Lessons from FWA 102: Networking at a Writing Conference

NETWORKING: cultivating professional relationships with peers and industry representatives through meaningful interactions.

Networking is work. It comes naturally to some, but it can be difficult for someone who is unprepared, someone who is reclusive, or someone like me, who hadn’t done it before attending the Florida Writers Association conference. I didn’t know what to expect from this experience, but because I made an effort, I can call it a success.

First off, some context: I am usually an outgoing person, but being around “real” writers intimidated and terrified me. I thawed out after a day, and when I finally felt like myself, it was time to go home. I learned how to network by doing. Here are a few tips about networking that you can use at your next writing conference or literary event:

1. Be prepared

My business cards by Moo
  • Bring business/contact cards with you that share your name, email, Twitter handle, website or blog, and phone number. Make it interesting and uncluttered. I got mine from Moo for the cost of shipping after signing up for a profile at http://about.me
  • Set a goal for the number of meaningful connections to make during the event. Once I did my first card swap, I was so excited that I made a game for myself: get at least 10 cards before we checked out of the hotel. The ulterior motive challenged me and I won! Caution–don’t allow the game to become the purpose. Meaningful connections that come naturally should be the aim, but give yourself a little push.
  • Bring a Sharpie. This is optional, but it worked for me. When you want a presenter or an agent to remember something about you, write a note on your business card before you hand it to him or her so it will trigger a memory (before it lands in the trash…just kidding!). Most business cards are textured and do not lend themselves to ballpoint or “bleedy” pens. Sharpies are great. Metallic Sharpies are greater.

2. Be yourself

  • Authentic is memorable. People can smell if you are trying too hard. Allow natural conversations to build connections. Don’t worry about perception. You’ll probably embarrass yourself once or twice, but most times, you’re the only one who notices. Usually, the other person is as terrified as you are.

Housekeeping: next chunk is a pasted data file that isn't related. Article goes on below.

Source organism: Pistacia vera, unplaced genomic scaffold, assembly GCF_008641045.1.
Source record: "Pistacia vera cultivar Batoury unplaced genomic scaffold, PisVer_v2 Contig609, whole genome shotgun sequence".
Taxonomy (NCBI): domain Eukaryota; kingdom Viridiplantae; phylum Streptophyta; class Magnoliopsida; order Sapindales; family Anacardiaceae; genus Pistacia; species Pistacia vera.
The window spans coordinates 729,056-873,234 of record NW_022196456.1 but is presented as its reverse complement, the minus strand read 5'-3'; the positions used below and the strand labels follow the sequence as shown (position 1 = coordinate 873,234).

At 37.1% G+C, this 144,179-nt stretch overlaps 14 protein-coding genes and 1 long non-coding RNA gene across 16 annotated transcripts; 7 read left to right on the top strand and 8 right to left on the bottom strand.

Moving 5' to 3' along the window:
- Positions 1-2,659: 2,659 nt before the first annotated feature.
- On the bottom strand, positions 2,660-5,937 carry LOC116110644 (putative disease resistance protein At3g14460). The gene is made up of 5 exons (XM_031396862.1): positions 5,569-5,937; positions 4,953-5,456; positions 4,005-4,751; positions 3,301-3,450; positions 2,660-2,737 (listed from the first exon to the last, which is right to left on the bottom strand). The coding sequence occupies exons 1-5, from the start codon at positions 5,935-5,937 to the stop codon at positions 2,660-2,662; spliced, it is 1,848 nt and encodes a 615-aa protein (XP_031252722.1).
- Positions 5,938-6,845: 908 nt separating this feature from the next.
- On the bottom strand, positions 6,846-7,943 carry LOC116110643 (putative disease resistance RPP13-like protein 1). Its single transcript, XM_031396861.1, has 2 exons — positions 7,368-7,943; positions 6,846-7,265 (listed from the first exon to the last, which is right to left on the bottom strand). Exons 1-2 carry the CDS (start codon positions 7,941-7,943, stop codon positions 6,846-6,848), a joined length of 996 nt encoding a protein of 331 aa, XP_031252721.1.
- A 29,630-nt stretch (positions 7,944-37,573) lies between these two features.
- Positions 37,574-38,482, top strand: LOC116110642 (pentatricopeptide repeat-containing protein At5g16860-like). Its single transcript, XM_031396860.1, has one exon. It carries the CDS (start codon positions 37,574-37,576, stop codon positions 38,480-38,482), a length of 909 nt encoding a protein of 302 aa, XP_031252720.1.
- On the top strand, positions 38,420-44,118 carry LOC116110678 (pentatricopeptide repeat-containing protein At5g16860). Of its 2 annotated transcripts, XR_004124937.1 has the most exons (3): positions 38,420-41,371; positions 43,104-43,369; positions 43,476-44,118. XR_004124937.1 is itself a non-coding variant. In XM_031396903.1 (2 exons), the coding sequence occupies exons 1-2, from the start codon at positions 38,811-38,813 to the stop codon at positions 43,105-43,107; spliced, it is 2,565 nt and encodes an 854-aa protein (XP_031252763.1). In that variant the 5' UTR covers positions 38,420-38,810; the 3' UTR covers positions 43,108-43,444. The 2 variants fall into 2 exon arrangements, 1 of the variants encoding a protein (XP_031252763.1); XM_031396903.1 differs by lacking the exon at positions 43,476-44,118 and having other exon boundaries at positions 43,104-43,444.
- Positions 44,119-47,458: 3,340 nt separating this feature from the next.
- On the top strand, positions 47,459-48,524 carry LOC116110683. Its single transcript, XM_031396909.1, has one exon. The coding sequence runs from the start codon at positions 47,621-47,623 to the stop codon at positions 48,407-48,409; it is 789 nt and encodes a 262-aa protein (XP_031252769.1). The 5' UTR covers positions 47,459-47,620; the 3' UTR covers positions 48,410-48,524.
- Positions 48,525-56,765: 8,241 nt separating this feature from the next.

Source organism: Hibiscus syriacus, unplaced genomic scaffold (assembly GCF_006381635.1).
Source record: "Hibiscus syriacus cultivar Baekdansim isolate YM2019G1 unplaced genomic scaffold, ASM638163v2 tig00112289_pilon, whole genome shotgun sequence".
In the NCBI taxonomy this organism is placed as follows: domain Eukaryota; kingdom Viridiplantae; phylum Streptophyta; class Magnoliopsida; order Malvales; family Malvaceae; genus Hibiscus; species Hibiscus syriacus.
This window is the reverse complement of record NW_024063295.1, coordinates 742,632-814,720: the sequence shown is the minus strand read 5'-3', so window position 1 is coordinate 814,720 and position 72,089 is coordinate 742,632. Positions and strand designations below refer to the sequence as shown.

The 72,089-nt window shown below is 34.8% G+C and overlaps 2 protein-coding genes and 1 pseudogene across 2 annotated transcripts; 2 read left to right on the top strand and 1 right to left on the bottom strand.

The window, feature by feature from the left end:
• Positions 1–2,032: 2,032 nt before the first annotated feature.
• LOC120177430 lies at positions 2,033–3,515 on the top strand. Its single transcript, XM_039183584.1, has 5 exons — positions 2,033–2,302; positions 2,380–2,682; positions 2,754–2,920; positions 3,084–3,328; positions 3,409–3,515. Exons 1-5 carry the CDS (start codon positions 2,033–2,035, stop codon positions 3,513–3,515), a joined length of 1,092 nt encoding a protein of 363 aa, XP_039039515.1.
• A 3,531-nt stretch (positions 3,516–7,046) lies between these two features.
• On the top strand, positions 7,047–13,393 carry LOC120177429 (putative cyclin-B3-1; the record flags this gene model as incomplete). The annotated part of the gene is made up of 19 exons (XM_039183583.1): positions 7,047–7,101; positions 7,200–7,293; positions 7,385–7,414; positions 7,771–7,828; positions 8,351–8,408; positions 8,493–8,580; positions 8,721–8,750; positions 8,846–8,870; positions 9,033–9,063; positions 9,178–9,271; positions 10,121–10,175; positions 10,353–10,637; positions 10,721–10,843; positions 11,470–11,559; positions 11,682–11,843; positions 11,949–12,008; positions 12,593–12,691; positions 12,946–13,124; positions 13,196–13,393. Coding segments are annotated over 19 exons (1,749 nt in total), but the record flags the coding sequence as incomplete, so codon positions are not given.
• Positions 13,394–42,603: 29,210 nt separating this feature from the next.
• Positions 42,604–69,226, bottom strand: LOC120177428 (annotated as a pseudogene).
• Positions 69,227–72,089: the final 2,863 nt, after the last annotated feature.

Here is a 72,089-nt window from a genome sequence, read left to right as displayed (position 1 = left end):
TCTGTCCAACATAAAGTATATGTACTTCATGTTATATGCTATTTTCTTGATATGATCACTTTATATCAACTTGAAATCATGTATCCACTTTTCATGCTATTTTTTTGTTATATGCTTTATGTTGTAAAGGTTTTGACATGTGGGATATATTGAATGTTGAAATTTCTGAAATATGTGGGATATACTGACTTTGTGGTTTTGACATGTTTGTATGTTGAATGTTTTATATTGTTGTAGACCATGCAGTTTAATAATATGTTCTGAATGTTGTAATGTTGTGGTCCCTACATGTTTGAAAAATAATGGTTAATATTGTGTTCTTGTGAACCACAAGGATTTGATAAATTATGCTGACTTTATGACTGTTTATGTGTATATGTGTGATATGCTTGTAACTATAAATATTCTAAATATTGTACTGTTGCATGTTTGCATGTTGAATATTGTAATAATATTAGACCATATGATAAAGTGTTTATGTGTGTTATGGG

• Your people will find you. I talked with many writers over the course of the weekend, but the ones who made the biggest impressions did so because we connected on common ground. We encountered each other in the same seminars, hobnobbed with the same people, or wrote in the same genres. Birds of a feather…circle around the same carcasses trees?

3. Be Considerate

  • No networking in the restroom. I need not elaborate, right? Respect people’s time and personal space and let common sense reign. The golden rule applies.
  • Give your friends space. If you attend a conference with a friend, members of your writing group, or a spouse, allow them time to network on their own. It is tempting to rely on their company, but far more rewarding to trade stories afterwards about meeting new people. Likewise, let your new friends meet the least annoying version of yourself. Build the relationship, but don’t crowd or cling. Creepy is not cool.

I did not come up with these useful tips all by myself. Before I packed my carry-on, I did some research and here are some supplemental sources on networking skills:

How to get the most out of a conference
Don’t panic: Networking for Writers

Which brings me to my last tip. Research the presenters, industry people, and other writers listed in the conference literature before the weekend. Modify your plan of attack accordingly.

******
This post is the second in a series that aims to give you insights into the experience at the 2012 Florida Writers Association conference. The objective is straightforward: to share what I’ve learned. My ultimate goal is to encourage you to apply these lessons to your own writing life.
Missed the first installment? Lessons from FWA 101: the Royal Palm Literary Awards

******
What is your networking experience? Do you have any questions about networking?

Advertisements

One thought on “Lessons from FWA 102: Networking at a Writing Conference

  1. Having attended these same conferences for a the last few years, I reverted into being a sponge––listening, observing, note taking. With enough of all under my belt, this past year I added “acting on” to my roster.
    You've done a right-on summary. Thanks for it.

Leave a Reply

Fill in your details below or click an icon to log in:

WordPress.com Logo

You are commenting using your WordPress.com account. Log Out / Change )

Twitter picture

You are commenting using your Twitter account. Log Out / Change )

Facebook photo

You are commenting using your Facebook account. Log Out / Change )

Google+ photo

You are commenting using your Google+ account. Log Out / Change )

Connecting to %s